Paulaner beer


Hacker Pschorr beer

Types of Beers

There are so many different types of beers in Germany, from wheat beers to pale beers to dark beers. My favorite types are Weißbier, a wheat beer that’s light on the tongue and sweet to the taste, and Helles, a pale lager. If you’re used to Spanish beer drinking, you can even order Germany’s version of a clara, the Radler, a mixture of beer and lemon-lime soda. Mario much prefers their version of the clara to Spain’s, and I have to agree with him—it’s just better!

17 thoughts on “What to Eat in Munich

  1. Sausages, mustard, and pretzels? Sign me up! These dishes all look amazing, and I agree with you that the beer in Spain is pretty bad. Looks like you had a great variety of quality “bier” to enjoy in Munich.

    1. The beer was soooo good! We almost always chose it, especially because water is so expensive there! Why not choose beer hahaha?

      And the mustard is divine …

  2. I will never really understand people who think Mahou and Cruzcampo are good beers. I’m not a huge beer drinker but even I do not like these ones. Spain is not a country that is known for its beer and it probably never will be. It does a lot of things right, but beer is not one of them. There is a reason you never see these two beers sold outside of Spain ever!

    And I hate a lot of the foods that you posted here when I visited Munich. I did manage to eat the white sausages for dinner when I was in Austria and they were so good. And wiener schnitzel is so not a joke, it’s amazing! I think the one thing that surprised me was seeing so many pretzels EVERYWHERE. And they are so much better than American pretzels which always leads me to believe it was the Germans that invented pretzels. I also ate at the Hofbrauhaus! The food wasn’t that great (maybe we were there on an off day) but the atmosphere was fun and we got up and walked around the place before we left. It is so big!

    1. I think we ate the sausages at Hofbrauhaus so they were good, but I can’t speak to the regular food. And we were so lucky and got a whole big booth to ourselves in the restaurant. It was raining that day, so it was nice and cozy.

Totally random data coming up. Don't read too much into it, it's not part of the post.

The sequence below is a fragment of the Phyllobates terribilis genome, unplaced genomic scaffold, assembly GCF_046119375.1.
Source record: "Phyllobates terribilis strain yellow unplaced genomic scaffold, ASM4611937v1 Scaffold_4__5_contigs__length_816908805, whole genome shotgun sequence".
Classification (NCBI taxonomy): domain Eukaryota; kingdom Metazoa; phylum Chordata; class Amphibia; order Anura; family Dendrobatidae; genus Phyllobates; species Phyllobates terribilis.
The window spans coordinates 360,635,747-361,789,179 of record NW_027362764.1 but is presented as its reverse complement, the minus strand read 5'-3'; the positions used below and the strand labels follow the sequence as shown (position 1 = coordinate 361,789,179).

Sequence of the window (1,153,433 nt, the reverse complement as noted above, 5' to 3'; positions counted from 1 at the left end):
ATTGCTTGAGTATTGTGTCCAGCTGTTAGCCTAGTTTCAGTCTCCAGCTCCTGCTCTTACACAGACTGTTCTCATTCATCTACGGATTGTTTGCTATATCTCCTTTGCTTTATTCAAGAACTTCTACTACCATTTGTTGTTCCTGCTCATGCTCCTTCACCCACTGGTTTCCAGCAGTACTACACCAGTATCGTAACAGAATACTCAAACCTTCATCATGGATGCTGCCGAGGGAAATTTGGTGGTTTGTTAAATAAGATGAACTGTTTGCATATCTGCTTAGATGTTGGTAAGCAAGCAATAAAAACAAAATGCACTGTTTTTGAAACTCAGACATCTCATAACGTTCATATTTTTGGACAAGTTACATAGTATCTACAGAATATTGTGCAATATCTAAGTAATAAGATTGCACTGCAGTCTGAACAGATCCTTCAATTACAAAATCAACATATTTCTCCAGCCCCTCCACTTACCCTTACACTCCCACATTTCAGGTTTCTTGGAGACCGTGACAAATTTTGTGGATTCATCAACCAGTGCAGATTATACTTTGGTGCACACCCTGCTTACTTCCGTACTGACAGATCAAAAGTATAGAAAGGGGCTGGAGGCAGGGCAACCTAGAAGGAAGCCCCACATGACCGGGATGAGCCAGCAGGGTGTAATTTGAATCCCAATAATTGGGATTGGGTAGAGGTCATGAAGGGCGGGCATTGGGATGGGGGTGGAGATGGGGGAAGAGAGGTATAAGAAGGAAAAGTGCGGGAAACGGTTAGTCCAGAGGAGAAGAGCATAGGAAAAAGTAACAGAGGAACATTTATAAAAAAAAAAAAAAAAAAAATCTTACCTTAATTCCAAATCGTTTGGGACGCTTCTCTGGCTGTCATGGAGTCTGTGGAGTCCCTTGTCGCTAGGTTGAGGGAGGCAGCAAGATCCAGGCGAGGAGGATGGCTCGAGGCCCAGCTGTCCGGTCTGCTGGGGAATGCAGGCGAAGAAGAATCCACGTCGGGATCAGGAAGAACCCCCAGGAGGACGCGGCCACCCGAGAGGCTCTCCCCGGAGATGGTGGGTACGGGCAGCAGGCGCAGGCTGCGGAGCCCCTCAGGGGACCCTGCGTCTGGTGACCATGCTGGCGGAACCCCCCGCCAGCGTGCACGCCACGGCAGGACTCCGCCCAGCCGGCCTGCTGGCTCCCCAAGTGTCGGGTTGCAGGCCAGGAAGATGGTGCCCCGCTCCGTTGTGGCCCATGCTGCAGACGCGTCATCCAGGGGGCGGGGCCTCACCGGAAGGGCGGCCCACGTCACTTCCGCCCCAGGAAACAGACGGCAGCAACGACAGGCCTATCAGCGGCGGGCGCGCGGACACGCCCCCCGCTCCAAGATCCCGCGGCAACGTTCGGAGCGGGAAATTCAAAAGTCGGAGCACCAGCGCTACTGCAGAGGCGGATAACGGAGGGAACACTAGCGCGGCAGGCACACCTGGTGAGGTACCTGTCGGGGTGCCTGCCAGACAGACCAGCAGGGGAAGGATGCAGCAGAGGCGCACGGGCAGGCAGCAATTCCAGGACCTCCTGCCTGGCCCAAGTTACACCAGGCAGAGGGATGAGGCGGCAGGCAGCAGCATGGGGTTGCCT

3. It must have been so nice to finally make it to Munich with Mario :) Was he nostalgic for his home-away-from-home?

    The Kaiserschmarrn is new to me–it sounds nothing short of delicious!! Were you able to try the hot sauerkraut as well? I’m curious to hear what that is like!

  4. It WAS so nice! I did try the hot sauerkraut (which in Spanish is “chucrut”), and I must say, I prefer the cold stuff. But it wasn’t bad!

  5. Everytime I’ve been to Germany I had my sister with me, so she made the recommendations and I just followed. The only thing is that I don’t drink beer so I don’t pay attention to that.

  6. Nice post! I’m planning on going to Germany in December (for Christkindlmarkt!) so bookmarking this for sure. Also, the beers in the pictures here are kind of similar (if not the same) as the ones served at this one German bar in Chicago. Might have to go back there to check it out.

    And yeah, Mahou is just ick.

    1. hola Jada, i’d not got any idea of the meaning of the word “ick”, that’s a new word for me! so i have had to look it up and it seems that it is a word meaning something bad or having negative attitude or a bad sensation towards a thing.

      it’s okay if you don’t like Mahou or Spanish beer in general, but i can tell you that any beer of Spain whether Mahou, Cruzcampo or Estrella are great and top beers, drunk a lot by tens of thousands of Brits and Germans who overrun our Mediterranean coast, etc

      i have tried many beers, and honestly a Mahou, Cruzcampo or Estrella does beat any other foreign beer.

      perhaps my opinion is based on the fact that i am a Spaniard, so our beers are the ones that i drink, hence i am used to their “sabor”.

      if i were German or Brit i would fain say a different thing, sure.

      anyway, thanks to your comment i have learnt a new word, thanks! :-)